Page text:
The Goddess Legacy by Aimee Carter
Publisher: Harlequin Teen
Let me say first that I’m not a super fan of anthologies or short stories. Its a genre that I’m slowly beginning to appreciate and I think that very few people can pull off a short story well. Its a fine line between too much and too little. But ironically, the length or pace wasn’t my problem with The Goddess Legacy. Aimee Carter does a great job in transitioning between POVs. The first story becomes the foundation of what happens in the second story and so on.
The Goddess Legacy transforms the great and drama-filled gods and goddess of ancient Greece into hormonal teenagers. The characters are whiny and one-dimensional. With the exception of Aphrodite, who is a bubbly hussy, all the goddesses are self-absorbed and moody. I had more of a liking to the gods. Zeus is a womanizer. Hades feels like the guy who somehow ended up in every girl’s “best friend” territory. Hermes is rational and adventurous.
As for the stories themselves, I’ll go by POV:
Hera – Hera’s whole dilemma is that she wants to be the one in charge. She tries scheme after scheme to reach her own goal of becoming Queen of the Gods. She’s fairly selfish and self-absorbed and I didn’t sympathize with her at all.
Aphrodite – She’s the goddess of love who wants to love everyone and so she does. She doesn’t understand why people want her to pick just one person to be with and marry. I didn’t mind her story, but her narration was annoyingly bubbly.
Persephone – I think I liked her the least. She’s forced into a loveless marriage with Hades and can’t find herself to love him no matter how good he treats her. Its not until she commits adultery that she finds some happiness. I know other reviewers commented on how it didn’t make sense for her to not be able to overcome her “wall” and love Hades. The answer to this is heavily implied at the end of the novel in a conversation between Hera and Hades, so this is resolved. Besides, its not unheard of even in modern day for women to be trapped in loveless marriages to men who treat them well but the woman is simply not attracted to her husband.
Hermes – If only the whole story was like Hermes adventure, I would rate this novel 4 or 5. His story was so good! Well, minus the ending. That part royally sucked.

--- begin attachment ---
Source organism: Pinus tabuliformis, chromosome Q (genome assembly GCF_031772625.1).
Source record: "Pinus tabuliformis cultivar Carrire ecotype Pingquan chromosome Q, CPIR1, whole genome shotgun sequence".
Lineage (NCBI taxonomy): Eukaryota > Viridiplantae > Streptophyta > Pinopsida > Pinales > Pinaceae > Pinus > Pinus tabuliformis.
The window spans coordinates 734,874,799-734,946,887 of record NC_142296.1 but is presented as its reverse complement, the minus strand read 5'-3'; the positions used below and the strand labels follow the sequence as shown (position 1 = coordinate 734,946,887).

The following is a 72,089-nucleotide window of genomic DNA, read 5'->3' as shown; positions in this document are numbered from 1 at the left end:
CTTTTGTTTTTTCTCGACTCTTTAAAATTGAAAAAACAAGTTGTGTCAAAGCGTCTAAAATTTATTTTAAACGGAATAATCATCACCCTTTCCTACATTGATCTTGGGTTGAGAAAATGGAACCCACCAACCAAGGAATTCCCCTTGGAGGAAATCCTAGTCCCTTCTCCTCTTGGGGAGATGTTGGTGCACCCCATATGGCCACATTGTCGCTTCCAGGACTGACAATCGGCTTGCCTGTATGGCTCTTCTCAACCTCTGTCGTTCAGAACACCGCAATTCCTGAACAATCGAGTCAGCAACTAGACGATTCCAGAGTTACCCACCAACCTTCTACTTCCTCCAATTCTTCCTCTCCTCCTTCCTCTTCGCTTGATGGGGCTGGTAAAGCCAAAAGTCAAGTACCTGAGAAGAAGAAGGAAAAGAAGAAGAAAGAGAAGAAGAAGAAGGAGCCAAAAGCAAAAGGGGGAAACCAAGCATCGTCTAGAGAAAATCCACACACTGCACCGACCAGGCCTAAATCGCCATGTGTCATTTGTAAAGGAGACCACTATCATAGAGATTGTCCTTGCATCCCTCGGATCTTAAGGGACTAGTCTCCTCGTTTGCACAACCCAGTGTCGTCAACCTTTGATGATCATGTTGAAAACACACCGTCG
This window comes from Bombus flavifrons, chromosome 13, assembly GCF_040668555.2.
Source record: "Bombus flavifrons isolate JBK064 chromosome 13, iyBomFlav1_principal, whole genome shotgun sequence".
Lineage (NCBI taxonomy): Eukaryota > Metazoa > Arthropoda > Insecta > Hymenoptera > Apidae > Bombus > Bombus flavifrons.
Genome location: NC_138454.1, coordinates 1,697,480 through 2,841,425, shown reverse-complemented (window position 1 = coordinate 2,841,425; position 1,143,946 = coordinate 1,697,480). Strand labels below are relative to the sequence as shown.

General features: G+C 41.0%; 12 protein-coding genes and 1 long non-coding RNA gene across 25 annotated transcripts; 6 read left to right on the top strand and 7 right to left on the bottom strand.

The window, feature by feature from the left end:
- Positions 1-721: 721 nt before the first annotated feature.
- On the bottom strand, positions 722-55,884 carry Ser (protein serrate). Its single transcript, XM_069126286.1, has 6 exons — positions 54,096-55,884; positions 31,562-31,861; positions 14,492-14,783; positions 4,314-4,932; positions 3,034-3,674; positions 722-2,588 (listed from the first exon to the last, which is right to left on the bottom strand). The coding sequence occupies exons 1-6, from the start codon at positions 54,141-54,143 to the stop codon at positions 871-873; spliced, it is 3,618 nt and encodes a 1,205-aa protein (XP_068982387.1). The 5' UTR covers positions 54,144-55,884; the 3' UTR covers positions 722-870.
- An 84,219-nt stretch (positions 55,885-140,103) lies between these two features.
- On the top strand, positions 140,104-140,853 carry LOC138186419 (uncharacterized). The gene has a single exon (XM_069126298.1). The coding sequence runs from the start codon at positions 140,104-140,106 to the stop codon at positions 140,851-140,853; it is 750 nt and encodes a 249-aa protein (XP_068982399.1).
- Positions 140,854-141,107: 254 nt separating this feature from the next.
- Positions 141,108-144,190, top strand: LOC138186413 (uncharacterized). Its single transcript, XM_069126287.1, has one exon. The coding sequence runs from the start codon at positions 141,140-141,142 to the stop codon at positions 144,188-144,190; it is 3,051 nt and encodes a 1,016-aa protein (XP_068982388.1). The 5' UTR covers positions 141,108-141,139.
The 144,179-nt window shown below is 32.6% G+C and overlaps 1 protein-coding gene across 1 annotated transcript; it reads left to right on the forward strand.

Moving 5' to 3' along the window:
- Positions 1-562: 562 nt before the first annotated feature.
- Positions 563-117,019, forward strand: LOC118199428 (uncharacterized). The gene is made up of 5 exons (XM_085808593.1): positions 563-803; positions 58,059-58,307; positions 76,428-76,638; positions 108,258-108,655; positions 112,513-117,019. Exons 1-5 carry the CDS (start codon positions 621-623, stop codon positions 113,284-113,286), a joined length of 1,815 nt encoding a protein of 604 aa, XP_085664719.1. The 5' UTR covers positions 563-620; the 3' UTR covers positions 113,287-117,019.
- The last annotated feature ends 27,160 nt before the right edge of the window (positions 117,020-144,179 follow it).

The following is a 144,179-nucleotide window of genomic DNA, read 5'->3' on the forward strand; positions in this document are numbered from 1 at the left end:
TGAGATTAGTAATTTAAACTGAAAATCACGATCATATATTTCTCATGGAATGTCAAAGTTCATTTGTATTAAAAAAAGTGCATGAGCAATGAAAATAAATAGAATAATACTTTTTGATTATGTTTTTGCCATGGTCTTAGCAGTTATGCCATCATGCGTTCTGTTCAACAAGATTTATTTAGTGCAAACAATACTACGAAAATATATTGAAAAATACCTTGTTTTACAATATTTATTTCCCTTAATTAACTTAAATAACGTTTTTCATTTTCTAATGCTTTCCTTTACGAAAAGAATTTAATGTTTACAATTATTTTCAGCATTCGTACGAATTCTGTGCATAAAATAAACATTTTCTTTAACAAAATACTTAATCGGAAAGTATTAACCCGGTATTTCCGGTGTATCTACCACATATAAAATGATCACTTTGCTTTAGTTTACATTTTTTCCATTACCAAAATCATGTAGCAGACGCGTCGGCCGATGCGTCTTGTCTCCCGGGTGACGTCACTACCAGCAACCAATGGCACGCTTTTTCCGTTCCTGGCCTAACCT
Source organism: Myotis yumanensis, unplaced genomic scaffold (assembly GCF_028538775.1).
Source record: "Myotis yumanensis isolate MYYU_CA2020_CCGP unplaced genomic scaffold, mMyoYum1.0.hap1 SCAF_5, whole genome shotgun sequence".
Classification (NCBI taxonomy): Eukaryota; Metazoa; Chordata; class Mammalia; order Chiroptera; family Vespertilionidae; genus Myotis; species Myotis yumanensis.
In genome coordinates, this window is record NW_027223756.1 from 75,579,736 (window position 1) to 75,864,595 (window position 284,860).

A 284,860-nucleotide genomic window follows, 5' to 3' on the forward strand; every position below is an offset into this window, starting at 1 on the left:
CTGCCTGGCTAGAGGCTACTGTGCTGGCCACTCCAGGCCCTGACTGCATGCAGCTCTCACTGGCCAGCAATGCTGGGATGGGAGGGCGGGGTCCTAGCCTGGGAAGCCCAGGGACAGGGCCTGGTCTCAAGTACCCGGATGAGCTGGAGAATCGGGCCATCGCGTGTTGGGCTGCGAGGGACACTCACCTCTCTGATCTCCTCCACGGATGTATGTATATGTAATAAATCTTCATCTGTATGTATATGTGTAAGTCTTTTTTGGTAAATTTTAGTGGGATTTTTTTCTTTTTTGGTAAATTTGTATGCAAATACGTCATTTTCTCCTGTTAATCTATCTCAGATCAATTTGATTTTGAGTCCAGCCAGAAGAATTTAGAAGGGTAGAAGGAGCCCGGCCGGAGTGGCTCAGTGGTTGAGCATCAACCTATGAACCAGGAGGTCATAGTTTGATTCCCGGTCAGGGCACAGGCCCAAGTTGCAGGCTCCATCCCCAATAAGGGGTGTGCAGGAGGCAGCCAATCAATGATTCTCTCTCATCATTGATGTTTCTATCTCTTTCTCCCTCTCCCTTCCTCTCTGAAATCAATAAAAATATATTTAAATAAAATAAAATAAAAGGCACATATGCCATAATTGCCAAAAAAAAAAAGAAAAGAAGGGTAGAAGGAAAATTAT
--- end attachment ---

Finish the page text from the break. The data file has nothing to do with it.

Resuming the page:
Hades – Alas, Hades holds a special place in my heart. He’s my favorite god in the myths, the Disney version of Hercules, and practically every other movie with him in it. I’ve totally got a soft spot for the Lord of the Underworld, so it pleased me to have him not automatically be casted into the bad guy role in this book. Sure he was emo and depressed for the entire novel, but I still love him.
The writing itself felt like it lacked in description and action. There was a whole lot of talking and whining and not much else. Although parts of this book definitely deserve a meager 2 stars, overall I like it enough to try more by the author. And I can understand why some people might like this book. After all, the twists on old myths are definitely creative.
For millennia we’ve caught only glimpses of the lives and loves of the gods and goddesses on Olympus. Now Aime e Carter pulls back the curtain on how they became the powerful, petty, loving and dangerous immortals that Kate Winters knows.
Calliope/Hera represented constancy and yet had a husband who never matched her faithfulness….
Ava/Aphrodite was the goddess of love and yet commitment was a totally different deal….
Persephone was urged to marry one man, yet longed for another….
James/Hermes loved to make trouble for others-but never knew true loss before….
Henry/Hades’s solitary existence had grown too wearisome to continue. But meeting Kate Winters gave him a new hope….
Five original novellas of love, loss and longing and the will to survive throughout the ages.